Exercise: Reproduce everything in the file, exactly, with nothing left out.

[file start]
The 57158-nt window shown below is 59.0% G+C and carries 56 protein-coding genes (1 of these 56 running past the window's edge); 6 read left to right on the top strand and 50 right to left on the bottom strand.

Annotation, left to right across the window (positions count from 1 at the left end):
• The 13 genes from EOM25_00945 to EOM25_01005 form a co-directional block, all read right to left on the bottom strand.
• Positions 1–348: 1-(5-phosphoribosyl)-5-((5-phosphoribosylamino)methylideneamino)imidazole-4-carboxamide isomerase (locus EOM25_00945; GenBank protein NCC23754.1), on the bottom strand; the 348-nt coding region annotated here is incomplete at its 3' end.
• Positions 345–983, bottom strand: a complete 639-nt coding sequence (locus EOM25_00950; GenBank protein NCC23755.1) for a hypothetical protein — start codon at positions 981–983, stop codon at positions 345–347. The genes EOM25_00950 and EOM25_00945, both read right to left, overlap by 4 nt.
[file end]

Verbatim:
The 57158-nt window shown below is 59.0% G+C and carries 56 protein-coding genes (1 of these 56 running past the window's edge); 6 read left to right on the top strand and 50 right to left on the bottom strand.

Annotation, left to right across the window (positions count from 1 at the left end):
• The 13 genes from EOM25_00945 to EOM25_01005 form a co-directional block, all read right to left on the bottom strand.
• Positions 1–348: 1-(5-phosphoribosyl)-5-((5-phosphoribosylamino)methylideneamino)imidazole-4-carboxamide isomerase (locus EOM25_00945; GenBank protein NCC23754.1), on the bottom strand; the 348-nt coding region annotated here is incomplete at its 3' end.
• Positions 345–983, bottom strand: a complete 639-nt coding sequence (locus EOM25_00950; GenBank protein NCC23755.1) for a hypothetical protein — start codon at positions 981–983, stop codon at positions 345–347. The genes EOM25_00950 and EOM25_00945, both read right to left, overlap by 4 nt.